Innnovative projects are the result of expanded technology and manufacturing instruction designed to provide hands-on technical training for 21st century students in Oregon. Some of the projects include a drone helicopter to record marching band formations, a $75 french horn mouthpiece made for just $5 and phone cases emerging from a 3-D printer.
Those are the kind of projects that Sherwood High School students are already churning out. Now with a $494,000 grant from the state, school officials plan to buy more equipment, expand technology and manufacturing instruction to middle schools and share their knowledge across the state.
Simple wood-carving in shop class doesn’t cut it for the 21st century job market, school officials say. A computer matters more than a saw. In the corner of the Bowmen Fabrication Laboratory’s computer lab, a 3-D printer rests alongside the paper printer. In adjacent wide open rooms, students are carving metal, building robots and using laser and vinyl cutters.
“You read statistics that manufacturing is coming back, but the jobs coming with it are advanced and high-tech,” said Gary Bennett, Sherwood School District’s academic chief.
Hands-on Technical Training
Sherwood High School, among the state’s top academic performers, has a reputation for hands-on technical training. Recently, hundreds of students in architecture, environmental science and carpentry classes built a house that sold this summer.
John Niebergall, Sherwood’s longtime engineering and shop instructor, has kept his students ahead of the curve for more than a decade. Back in 2002, students were starting to draw 3-D models on computers before grabbing a sander.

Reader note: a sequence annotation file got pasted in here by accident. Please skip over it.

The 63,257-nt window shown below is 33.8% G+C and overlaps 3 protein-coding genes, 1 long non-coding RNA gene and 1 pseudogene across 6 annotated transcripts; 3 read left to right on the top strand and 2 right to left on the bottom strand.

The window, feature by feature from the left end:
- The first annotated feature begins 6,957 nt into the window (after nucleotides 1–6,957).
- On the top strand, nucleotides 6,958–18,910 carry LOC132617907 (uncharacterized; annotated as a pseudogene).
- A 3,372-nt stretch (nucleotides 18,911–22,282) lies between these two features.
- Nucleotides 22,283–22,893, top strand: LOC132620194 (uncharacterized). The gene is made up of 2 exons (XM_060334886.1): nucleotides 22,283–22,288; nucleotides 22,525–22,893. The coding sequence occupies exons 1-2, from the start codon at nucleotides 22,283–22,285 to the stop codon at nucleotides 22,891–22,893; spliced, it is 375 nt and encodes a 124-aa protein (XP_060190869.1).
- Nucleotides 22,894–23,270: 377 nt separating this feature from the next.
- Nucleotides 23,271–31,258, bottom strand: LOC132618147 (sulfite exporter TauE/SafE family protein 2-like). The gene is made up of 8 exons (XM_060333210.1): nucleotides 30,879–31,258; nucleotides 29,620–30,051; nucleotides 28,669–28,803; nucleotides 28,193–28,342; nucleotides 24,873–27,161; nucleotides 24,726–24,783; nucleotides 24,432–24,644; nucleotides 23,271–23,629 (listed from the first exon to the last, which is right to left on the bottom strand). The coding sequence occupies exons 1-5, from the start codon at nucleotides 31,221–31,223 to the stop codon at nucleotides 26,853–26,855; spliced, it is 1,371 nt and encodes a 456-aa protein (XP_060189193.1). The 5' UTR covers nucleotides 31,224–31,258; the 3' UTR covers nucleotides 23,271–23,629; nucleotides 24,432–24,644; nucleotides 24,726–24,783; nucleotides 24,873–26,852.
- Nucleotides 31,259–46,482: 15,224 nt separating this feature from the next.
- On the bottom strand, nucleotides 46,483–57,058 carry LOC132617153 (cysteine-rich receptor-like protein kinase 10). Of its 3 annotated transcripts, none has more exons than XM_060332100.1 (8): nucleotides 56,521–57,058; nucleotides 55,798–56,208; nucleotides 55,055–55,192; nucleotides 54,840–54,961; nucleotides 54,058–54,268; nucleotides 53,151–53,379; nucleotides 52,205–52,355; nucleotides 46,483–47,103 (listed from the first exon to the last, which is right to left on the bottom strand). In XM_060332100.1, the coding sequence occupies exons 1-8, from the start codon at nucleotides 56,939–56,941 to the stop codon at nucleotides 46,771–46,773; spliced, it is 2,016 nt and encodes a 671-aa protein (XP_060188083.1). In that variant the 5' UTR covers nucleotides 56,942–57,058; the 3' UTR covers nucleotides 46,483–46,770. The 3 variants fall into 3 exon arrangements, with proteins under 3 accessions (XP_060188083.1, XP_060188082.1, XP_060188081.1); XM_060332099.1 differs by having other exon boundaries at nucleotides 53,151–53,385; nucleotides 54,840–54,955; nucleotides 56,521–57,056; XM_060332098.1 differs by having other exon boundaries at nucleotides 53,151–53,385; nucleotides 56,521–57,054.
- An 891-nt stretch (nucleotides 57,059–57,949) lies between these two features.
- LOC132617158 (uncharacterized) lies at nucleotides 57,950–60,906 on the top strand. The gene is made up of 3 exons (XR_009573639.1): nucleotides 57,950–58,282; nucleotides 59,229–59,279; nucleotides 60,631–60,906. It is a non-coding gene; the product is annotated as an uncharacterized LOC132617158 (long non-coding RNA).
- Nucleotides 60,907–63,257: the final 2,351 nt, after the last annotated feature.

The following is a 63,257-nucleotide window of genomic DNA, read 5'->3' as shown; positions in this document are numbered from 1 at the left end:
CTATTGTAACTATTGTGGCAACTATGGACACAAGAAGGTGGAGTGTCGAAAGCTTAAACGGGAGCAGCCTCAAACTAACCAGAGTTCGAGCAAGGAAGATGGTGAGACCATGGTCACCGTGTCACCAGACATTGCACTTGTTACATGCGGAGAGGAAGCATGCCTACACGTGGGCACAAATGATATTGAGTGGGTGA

Now they can take a step further and make parts and vinyl stickers with automated computer commands instead of by hand. The goal is exposing students to both the brainstorming and hands-on production sides of manufacturing.
“They aren’t going to all be engineers, but a lot of them can be engineer technician,” said Niebergall. “If our kids can design and produce, that’s a great skill set.”
Sherwod High has already caught the eye of the manufacturing industry. They showed off some of their work at a manufacturing summit in Portland Jan 15 and were featured on KGW.
“It’s a constant theme that high schools aren’t prompting manufacturing as a viable option for employment,” said Chris Scherer, executive director of Oregon Manufacturing Extension Partnership, which hosted the summit. Sherwood, he said, was an exception.
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